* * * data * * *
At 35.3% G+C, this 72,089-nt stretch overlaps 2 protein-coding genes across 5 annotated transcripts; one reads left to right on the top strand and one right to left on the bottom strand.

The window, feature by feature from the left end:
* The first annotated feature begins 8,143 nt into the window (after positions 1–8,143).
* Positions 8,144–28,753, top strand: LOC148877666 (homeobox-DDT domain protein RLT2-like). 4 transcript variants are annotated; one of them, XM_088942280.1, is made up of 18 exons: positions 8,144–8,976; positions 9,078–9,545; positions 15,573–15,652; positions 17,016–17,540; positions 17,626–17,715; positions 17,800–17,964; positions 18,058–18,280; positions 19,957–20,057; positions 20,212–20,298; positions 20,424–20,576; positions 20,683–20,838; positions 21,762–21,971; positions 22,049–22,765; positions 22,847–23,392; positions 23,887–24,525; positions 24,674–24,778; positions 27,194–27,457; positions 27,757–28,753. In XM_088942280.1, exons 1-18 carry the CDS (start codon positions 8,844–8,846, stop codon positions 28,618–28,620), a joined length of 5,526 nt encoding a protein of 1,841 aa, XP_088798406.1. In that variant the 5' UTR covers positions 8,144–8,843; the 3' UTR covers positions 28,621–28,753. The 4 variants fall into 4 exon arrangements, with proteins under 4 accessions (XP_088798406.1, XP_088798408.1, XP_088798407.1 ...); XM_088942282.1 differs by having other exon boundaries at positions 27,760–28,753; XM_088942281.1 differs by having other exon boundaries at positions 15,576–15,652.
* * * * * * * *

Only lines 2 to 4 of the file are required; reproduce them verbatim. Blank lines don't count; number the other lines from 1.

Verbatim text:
The window, feature by feature from the left end:
* The first annotated feature begins 8,143 nt into the window (after positions 1–8,143).
* Positions 8,144–28,753, top strand: LOC148877666 (homeobox-DDT domain protein RLT2-like). 4 transcript variants are annotated; one of them, XM_088942280.1, is made up of 18 exons: positions 8,144–8,976; positions 9,078–9,545; positions 15,573–15,652; positions 17,016–17,540; positions 17,626–17,715; positions 17,800–17,964; positions 18,058–18,280; positions 19,957–20,057; positions 20,212–20,298; positions 20,424–20,576; positions 20,683–20,838; positions 21,762–21,971; positions 22,049–22,765; positions 22,847–23,392; positions 23,887–24,525; positions 24,674–24,778; positions 27,194–27,457; positions 27,757–28,753. In XM_088942280.1, exons 1-18 carry the CDS (start codon positions 8,844–8,846, stop codon positions 28,618–28,620), a joined length of 5,526 nt encoding a protein of 1,841 aa, XP_088798406.1. In that variant the 5' UTR covers positions 8,144–8,843; the 3' UTR covers positions 28,621–28,753. The 4 variants fall into 4 exon arrangements, with proteins under 4 accessions (XP_088798406.1, XP_088798408.1, XP_088798407.1 ...); XM_088942282.1 differs by having other exon boundaries at positions 27,760–28,753; XM_088942281.1 differs by having other exon boundaries at positions 15,576–15,652.